Few would disagree that public health policy should be evidence based; however, in real life, as many of our readers would know, this is not always the case. This themed issue of Public Health Research & Practice examines knowledge translation to support policy and public health practice.
Policy making is a complex process, and available research evidence can be used in a variety of ways to lead, justify or support the development of policy. Policy develops and changes on the basis of underlying beliefs about the cause of a problem and the potential effects of an intervention, as well as consideration of the social and political context in which action is taken. Available evidence is set alongside these other more overtly political considerations.
Given such complexity, it would be foolish to imagine that there will ever be a simple and smooth transfer of evidence into the policy making process. The types of evidence used and the way that evidence is practically applied in policy processes will vary. Information can be used internally to monitor, analyse and critique policy options, or externally to persuade or mobilise others into action. Policy making is rarely an ‘event’, or even an explicit set of decisions derived from an appraisal of evidence and following a preplanned course. Policy tends to evolve through an iterative process that responds to the context within which it operates, and is subject to continuous review and incremental change. Policy making is an inherently ‘political’ process, and the timing of decisions is usually dictated as much by political considerations as by the state of the evidence.
In this context, policy change depends on an appraisal of what is scientifically plausible (evidence based); what is politically acceptable or achievable (fit with vision); and what is practical for implementation, at that point in time. It follows that policy is more likely to be influenced by evidence if the evidence is available and accessible at the time it is needed; the evidence is presented in a way that is sensitive to the political and social context; the evidence points to actions for which powers and resources are (or could be) available; and the systems, structures and capacity for action exist.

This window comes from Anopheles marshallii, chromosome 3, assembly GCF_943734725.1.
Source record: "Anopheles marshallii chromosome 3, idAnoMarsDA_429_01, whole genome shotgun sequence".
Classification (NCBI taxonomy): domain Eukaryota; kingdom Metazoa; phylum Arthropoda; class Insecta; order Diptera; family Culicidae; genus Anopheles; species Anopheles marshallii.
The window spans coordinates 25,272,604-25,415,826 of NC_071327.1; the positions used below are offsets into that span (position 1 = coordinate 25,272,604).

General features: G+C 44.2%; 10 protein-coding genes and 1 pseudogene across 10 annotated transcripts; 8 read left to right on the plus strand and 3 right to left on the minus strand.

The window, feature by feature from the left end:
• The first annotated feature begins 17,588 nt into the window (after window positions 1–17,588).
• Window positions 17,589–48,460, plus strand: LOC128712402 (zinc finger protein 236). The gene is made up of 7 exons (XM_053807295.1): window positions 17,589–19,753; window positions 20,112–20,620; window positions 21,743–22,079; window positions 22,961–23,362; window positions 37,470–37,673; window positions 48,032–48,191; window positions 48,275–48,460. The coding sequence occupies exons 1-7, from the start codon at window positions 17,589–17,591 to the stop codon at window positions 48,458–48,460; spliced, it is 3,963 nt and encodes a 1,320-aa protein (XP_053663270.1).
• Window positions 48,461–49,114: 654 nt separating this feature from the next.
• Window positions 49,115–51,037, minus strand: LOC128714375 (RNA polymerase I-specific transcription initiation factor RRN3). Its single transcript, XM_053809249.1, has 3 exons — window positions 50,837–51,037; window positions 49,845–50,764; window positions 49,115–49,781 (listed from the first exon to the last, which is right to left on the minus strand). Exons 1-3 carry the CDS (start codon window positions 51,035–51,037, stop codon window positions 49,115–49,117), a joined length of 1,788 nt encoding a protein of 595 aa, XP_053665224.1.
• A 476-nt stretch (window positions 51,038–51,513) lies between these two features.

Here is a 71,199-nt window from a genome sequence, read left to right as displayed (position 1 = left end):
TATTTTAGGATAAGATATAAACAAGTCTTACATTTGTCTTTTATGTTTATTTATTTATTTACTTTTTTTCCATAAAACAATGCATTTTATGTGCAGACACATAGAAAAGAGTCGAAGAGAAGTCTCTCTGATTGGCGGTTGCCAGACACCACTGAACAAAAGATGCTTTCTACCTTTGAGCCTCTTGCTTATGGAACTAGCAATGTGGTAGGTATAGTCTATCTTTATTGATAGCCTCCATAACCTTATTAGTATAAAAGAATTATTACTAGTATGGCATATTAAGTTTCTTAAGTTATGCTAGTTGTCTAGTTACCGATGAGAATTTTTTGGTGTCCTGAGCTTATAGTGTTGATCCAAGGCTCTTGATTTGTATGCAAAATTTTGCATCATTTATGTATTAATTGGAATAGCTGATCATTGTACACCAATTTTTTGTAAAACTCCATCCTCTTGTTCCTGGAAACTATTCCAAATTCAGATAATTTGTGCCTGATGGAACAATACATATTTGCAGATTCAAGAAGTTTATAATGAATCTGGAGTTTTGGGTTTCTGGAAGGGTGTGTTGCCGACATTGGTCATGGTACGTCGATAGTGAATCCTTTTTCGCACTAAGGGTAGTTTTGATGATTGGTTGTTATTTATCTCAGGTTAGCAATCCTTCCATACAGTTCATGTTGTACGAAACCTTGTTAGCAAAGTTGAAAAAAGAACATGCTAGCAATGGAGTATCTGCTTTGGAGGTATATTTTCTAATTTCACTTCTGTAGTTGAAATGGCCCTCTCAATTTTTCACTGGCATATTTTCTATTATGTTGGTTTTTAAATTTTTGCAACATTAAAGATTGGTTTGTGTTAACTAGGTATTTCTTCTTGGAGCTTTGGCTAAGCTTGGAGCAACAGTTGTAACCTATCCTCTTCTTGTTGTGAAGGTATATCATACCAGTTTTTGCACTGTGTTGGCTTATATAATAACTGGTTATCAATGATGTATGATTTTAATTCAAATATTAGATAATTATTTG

In a political context, evidence can be used in highly selective ways. Those with vested interests are adept at exploiting the normal uncertainty of research findings to delay a decision until “more evidence is gathered”. The paper by Atkinson and colleagues in this issue provides an excellent example of a sophisticated use of dynamic simulation modelling to help manage the complexity arising from these different interests in the development of policy responses – in this example, examining alcohol-related harms.
Researchers will often claim their work is ignored without making an effort to understand that policy making is complex, often messy and driven by many considerations, of which available research findings are just one. But it’s too simplistic to suggest that researchers are a vain lot who care solely about displaying their academic prowess and are indifferent to whether their work has impact. In general, they care deeply about their ability to make a difference. Too often, they encounter barriers to communication with policy makers, and respond to career incentives that take them away from the practical application of their research. The paper by Thackway and colleagues describes different approaches to rebalancing these incentives through funding programs that encourage coproduction of research, and support more and better translational research connected to state health priorities. And the paper by Wutzke and colleagues argues that coproduced partnership research is one of the most effective ways to increase the use of research in policy and practice.
Our collective challenge is to find ways of ensuring that evidence forms part of an inherently fluid political decision making process. This is a responsibility for both those who generate evidence (researchers and policy makers), and those who wish to see it used (health practitioners and advocates). Our interview with a former health minister, Nicola Roxon, reminds us of the challenge to provide timely access to information, and to employ improved techniques for communicating and managing the inevitable uncertainties that arise through scientific research. For the public servants who use evidence in policy making, there is the challenge to develop skills in the critical appraisal of evidence, and to judge how to achieve the best ‘fit’ between available evidence, current political priorities, and practical actions to achieve the desired outcomes. The paper by O’Donoughue, Jenkins and Anstey describes a practical response to this challenge through the use of secondments.
Achieving a shift towards evidence-informed policy doesn’t necessarily require major improvements in the scientific quality of evidence. Rather, it requires improvements in the way in which available evidence is both communicated and received by policy makers and practitioners, and some of the important frameworks that can support this shift are reviewed by Milat and Li in this issue. Researchers must recognise that evidence is but one of a range of factors that will ultimately influence their decision making. Researchers need to work with policy makers and practitioners to understand more clearly the type of questions that need answering, and to continue to develop the research methods that deliver the best possible answers to questions of greatest public health importance.
We hope our readers enjoy these themed papers and all the articles in this issue. We’d also like to thank our dedicated band of peer reviewers, without whom we would not be able to bring you the high-quality, relevant public health articles that we strive to publish. We are most grateful for your support and collective wisdom.
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